Last Wednesday, the William and Mary Scholars Undergraduate Research Experience held a seminar on confronting racism. The program emphasized restorative justice, a mode of interaction which mediates conflict by focusing on affected persons’ needs and grievances, rather than punishing the wrongdoer. The goal of the exercise is to strengthen the community and build social capital. While it is a more individualized and time-consuming way of resolving conflict, restorative justice has the potential to improve how members of the College community live, learn and work.
At its best, employing restorative justice can build empathy, as it encourages both victims and offenders to speak plainly with one another. The goal is not vindication but understanding: The victims make clear how they were harmed, offenders take responsibility for their actions, and both come to an agreement regarding that harm.
This practice could be applied to conflicts among students, teachers and administrators.
Roommate conflict is an excellent place to start. Often, both parties offend without knowing they’ve done anything wrong, and they exacerbate tensions by accusing and insulting the other. Resident Assistants with training in restorative justice could facilitate honest conversations in which both roommates admit fault, explain how they feel wronged, and agree to a compromise. This method also fits perfectly with the concept of self-determination; roommate contracts and community agreements would benefit from enforcement that incorporated the wants and needs of the residents who created them.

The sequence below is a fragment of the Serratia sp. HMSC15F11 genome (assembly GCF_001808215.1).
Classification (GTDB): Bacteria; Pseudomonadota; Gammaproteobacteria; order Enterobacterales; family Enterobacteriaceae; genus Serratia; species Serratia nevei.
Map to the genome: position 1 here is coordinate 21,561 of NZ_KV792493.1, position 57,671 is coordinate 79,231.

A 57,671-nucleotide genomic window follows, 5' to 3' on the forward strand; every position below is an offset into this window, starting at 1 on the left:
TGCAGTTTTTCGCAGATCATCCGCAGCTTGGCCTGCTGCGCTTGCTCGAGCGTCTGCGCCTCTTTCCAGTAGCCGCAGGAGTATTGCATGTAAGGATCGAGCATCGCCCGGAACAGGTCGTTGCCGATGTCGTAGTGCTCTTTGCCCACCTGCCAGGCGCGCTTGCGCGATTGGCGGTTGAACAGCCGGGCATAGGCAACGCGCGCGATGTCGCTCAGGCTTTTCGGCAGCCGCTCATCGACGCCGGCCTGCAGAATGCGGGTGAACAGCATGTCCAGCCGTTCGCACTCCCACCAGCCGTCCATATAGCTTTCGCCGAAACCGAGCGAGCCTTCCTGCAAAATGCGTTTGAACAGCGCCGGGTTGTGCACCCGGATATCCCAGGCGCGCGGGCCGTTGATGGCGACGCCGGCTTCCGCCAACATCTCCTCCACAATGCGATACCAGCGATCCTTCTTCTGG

First Year Experience could further promote the use of restorative justice among students by incorporating it into the diversity session during freshman orientation, as well as subsequent sessions throughout the year. Ironically, orientation is a disorienting experience for most freshmen; encouraging them to be open with one another about their feelings and experiences could help prevent imminent and long term conflict.
Restorative justice could also strengthen relationships between students and professors. This may be trickier, given the unequal power dynamic between them, but it could enable better communication when a student is unsatisfied with a grade or a professor’s instruction. This could not only relieve tension between students and professors, but also improve teaching and learning.
Many of today’s college students may not have been exposed to restorative justice growing up, but some of today’s elementary and high school students have, and the results have been positive. In Oakland, Calif., the transition from a policy of zero-tolerance to restorative justice in some schools cut suspensions and raised reading levels.
The College should champion restorative justice as it forces all parties to engage in tough conversations and address conflict with compassion and empathy, rather than isolation and shame. The result will be less conflict and a greater respect for students’ diversity, identity and humanity.